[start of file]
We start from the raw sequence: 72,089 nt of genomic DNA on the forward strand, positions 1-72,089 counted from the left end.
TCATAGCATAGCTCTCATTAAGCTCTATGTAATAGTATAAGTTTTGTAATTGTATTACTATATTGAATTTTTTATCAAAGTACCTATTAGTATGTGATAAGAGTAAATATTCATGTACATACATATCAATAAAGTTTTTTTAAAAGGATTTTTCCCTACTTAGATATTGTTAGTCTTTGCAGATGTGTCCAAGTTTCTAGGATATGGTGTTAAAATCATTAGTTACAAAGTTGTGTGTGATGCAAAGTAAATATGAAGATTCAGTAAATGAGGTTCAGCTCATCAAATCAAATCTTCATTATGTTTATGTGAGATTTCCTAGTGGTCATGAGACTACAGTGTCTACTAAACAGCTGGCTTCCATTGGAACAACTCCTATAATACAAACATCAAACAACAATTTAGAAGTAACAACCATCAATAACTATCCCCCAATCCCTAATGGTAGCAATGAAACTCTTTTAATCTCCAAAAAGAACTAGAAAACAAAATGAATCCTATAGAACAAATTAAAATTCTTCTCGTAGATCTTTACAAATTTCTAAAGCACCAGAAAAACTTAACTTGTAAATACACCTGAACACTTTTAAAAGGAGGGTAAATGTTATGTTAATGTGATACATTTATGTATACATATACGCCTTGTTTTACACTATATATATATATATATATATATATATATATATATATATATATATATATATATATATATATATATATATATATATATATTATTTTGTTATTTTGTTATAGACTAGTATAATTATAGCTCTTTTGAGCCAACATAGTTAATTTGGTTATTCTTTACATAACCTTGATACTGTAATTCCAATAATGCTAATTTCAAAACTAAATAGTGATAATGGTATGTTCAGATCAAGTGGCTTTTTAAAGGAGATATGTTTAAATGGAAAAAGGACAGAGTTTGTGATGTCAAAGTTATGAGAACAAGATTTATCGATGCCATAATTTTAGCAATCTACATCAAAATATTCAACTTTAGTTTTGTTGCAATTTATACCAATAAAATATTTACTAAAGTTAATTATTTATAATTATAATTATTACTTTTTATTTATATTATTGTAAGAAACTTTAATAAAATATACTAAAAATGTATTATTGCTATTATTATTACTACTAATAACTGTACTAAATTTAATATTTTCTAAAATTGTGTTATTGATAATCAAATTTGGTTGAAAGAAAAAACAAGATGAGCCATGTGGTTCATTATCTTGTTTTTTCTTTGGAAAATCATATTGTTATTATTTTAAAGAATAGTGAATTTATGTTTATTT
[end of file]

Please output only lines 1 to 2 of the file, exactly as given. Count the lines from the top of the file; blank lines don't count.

We start from the raw sequence: 72,089 nt of genomic DNA on the forward strand, positions 1-72,089 counted from the left end.
TCATAGCATAGCTCTCATTAAGCTCTATGTAATAGTATAAGTTTTGTAATTGTATTACTATATTGAATTTTTTATCAAAGTACCTATTAGTATGTGATAAGAGTAAATATTCATGTACATACATATCAATAAAGTTTTTTTAAAAGGATTTTTCCCTACTTAGATATTGTTAGTCTTTGCAGATGTGTCCAAGTTTCTAGGATATGGTGTTAAAATCATTAGTTACAAAGTTGTGTGTGATGCAAAGTAAATATGAAGATTCAGTAAATGAGGTTCAGCTCATCAAATCAAATCTTCATTATGTTTATGTGAGATTTCCTAGTGGTCATGAGACTACAGTGTCTACTAAACAGCTGGCTTCCATTGGAACAACTCCTATAATACAAACATCAAACAACAATTTAGAAGTAACAACCATCAATAACTATCCCCCAATCCCTAATGGTAGCAATGAAACTCTTTTAATCTCCAAAAAGAACTAGAAAACAAAATGAATCCTATAGAACAAATTAAAATTCTTCTCGTAGATCTTTACAAATTTCTAAAGCACCAGAAAAACTTAACTTGTAAATACACCTGAACACTTTTAAAAGGAGGGTAAATGTTATGTTAATGTGATACATTTATGTATACATATACGCCTTGTTTTACACTATATATATATATATATATATATATATATATATATATATATATATATATATATATATATATATATATATATATATATATTATTTTGTTATTTTGTTATAGACTAGTATAATTATAGCTCTTTTGAGCCAACATAGTTAATTTGGTTATTCTTTACATAACCTTGATACTGTAATTCCAATAATGCTAATTTCAAAACTAAATAGTGATAATGGTATGTTCAGATCAAGTGGCTTTTTAAAGGAGATATGTTTAAATGGAAAAAGGACAGAGTTTGTGATGTCAAAGTTATGAGAACAAGATTTATCGATGCCATAATTTTAGCAATCTACATCAAAATATTCAACTTTAGTTTTGTTGCAATTTATACCAATAAAATATTTACTAAAGTTAATTATTTATAATTATAATTATTACTTTTTATTTATATTATTGTAAGAAACTTTAATAAAATATACTAAAAATGTATTATTGCTATTATTATTACTACTAATAACTGTACTAAATTTAATATTTTCTAAAATTGTGTTATTGATAATCAAATTTGGTTGAAAGAAAAAACAAGATGAGCCATGTGGTTCATTATCTTGTTTTTTCTTTGGAAAATCATATTGTTATTATTTTAAAGAATAGTGAATTTATGTTTATTT